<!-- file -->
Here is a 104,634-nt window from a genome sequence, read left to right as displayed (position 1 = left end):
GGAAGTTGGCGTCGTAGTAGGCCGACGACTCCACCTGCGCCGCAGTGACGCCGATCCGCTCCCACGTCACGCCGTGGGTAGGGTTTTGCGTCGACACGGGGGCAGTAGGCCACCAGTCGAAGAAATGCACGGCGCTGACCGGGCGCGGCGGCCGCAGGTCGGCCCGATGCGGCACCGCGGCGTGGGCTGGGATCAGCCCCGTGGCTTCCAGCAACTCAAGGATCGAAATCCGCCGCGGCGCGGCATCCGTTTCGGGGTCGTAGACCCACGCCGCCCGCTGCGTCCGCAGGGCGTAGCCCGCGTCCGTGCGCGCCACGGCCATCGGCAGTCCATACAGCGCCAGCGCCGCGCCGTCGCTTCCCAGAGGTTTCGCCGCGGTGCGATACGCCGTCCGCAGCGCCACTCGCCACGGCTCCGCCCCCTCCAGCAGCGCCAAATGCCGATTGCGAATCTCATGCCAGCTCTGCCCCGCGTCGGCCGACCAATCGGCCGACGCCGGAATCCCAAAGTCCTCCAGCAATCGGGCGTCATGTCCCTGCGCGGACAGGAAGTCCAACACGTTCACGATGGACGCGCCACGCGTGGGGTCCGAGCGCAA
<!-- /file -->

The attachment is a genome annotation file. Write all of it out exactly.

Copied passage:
Here is a 104,634-nt window from a genome sequence, read left to right as displayed (position 1 = left end):
GGAAGTTGGCGTCGTAGTAGGCCGACGACTCCACCTGCGCCGCAGTGACGCCGATCCGCTCCCACGTCACGCCGTGGGTAGGGTTTTGCGTCGACACGGGGGCAGTAGGCCACCAGTCGAAGAAATGCACGGCGCTGACCGGGCGCGGCGGCCGCAGGTCGGCCCGATGCGGCACCGCGGCGTGGGCTGGGATCAGCCCCGTGGCTTCCAGCAACTCAAGGATCGAAATCCGCCGCGGCGCGGCATCCGTTTCGGGGTCGTAGACCCACGCCGCCCGCTGCGTCCGCAGGGCGTAGCCCGCGTCCGTGCGCGCCACGGCCATCGGCAGTCCATACAGCGCCAGCGCCGCGCCGTCGCTTCCCAGAGGTTTCGCCGCGGTGCGATACGCCGTCCGCAGCGCCACTCGCCACGGCTCCGCCCCCTCCAGCAGCGCCAAATGCCGATTGCGAATCTCATGCCAGCTCTGCCCCGCGTCGGCCGACCAATCGGCCGACGCCGGAATCCCAAAGTCCTCCAGCAATCGGGCGTCATGTCCCTGCGCGGACAGGAAGTCCAACACGTTCACGATGGACGCGCCACGCGTGGGGTCCGAGCGCAA